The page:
Press Service of the Greens/EFA Group
Press release 16.10.08
Commenting on the outcome of today’s European Council and its ‘conclusions’ on the EU’s climate and energy package of legislation, UK Green MEP Caroline Lucas said:
“The outcome of today’s European Council does not bode well for the EU’s climate and energy package. The French presidency now appears to be driving for an agreement based on the lowest common denominator, with the European Council in December to steamroller this through in complete disregard for the co-decision role of the European Parliament.
This à la carte approach to the various demands of the Member States would rip all substance out of the climate package, leaving the EU with an empty shell of legislation. The role of the European Parliament as a co-legislator is set out in the European treaties. It is an equal partner with the Council in deciding on this legislation and, following key votes on the legislative dossiers over the past month, has a clear mandate to push for a meaningful and ambitious climate package.”
Finnish Green and EP rapporteur for the Effort Sharing legislation under the climate package, Satu Hassi, added:
“We welcome the fact that Poland and Italy failed in their attempt to derail the whole package. However, the emerging pressure from different Member States to scale back or dismantle EU climate policy is a major blow, both to the environment and the European economy.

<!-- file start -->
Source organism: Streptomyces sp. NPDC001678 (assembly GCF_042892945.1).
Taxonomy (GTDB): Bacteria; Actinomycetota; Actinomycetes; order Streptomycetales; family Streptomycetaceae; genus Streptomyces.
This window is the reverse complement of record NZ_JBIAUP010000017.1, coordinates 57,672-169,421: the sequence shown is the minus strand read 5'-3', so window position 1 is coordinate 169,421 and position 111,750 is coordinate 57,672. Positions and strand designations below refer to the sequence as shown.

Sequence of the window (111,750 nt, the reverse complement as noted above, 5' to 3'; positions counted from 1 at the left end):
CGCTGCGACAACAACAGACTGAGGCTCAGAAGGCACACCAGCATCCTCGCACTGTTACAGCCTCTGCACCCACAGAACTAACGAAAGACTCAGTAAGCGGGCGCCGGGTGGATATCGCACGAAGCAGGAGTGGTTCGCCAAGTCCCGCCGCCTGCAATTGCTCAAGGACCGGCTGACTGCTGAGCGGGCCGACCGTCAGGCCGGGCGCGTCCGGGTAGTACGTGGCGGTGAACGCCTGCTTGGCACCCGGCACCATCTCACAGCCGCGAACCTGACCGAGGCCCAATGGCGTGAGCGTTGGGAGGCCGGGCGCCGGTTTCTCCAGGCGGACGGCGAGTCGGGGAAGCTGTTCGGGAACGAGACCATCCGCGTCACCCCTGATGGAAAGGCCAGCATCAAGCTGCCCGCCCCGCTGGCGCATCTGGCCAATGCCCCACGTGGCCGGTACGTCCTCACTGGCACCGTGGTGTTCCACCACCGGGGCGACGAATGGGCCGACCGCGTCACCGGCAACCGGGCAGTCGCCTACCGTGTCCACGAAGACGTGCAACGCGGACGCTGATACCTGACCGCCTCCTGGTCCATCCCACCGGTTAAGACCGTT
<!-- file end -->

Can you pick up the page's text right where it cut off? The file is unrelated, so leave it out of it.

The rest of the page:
“The economic case for tackling climate change is clear and every step to delay the necessary action will ultimately lead to greater costs, as the Stern report has made clear. Much of the measures to reduce our emissions are no-brainers for the economy. Improving energy efficiency (whether of vehicles, industrial production through the ETS, power generation, buildings etc.) will save money, improve profitability and, together with an increase in renewable energies, reduce our dependence on energy imports and the massive economic instability that this brings. All the evidence shows the positive impacts this action will have on job creation in Europe at this critical time.
Climate policy offers an opportunity to shift our economies away from the bust-boom cycle of an over-exploitative, speculative fossils-based economy. Continually delaying action on climate policy to pander to shortsighted populist politicians will ultimately increase the economic pain of adapting to our climate and energy realities.
We risk getting stuck in a groundhog day as regards climate and energy policy. We should not allow polluting industries (like the laggards in the car industry and energy sector) to be once again let off the hook, passing the burden and cost on to future generations. As the financial crisis has all to clearly revealed, allowing an industry to decide the terms of its own regulations is inimical to the public interest”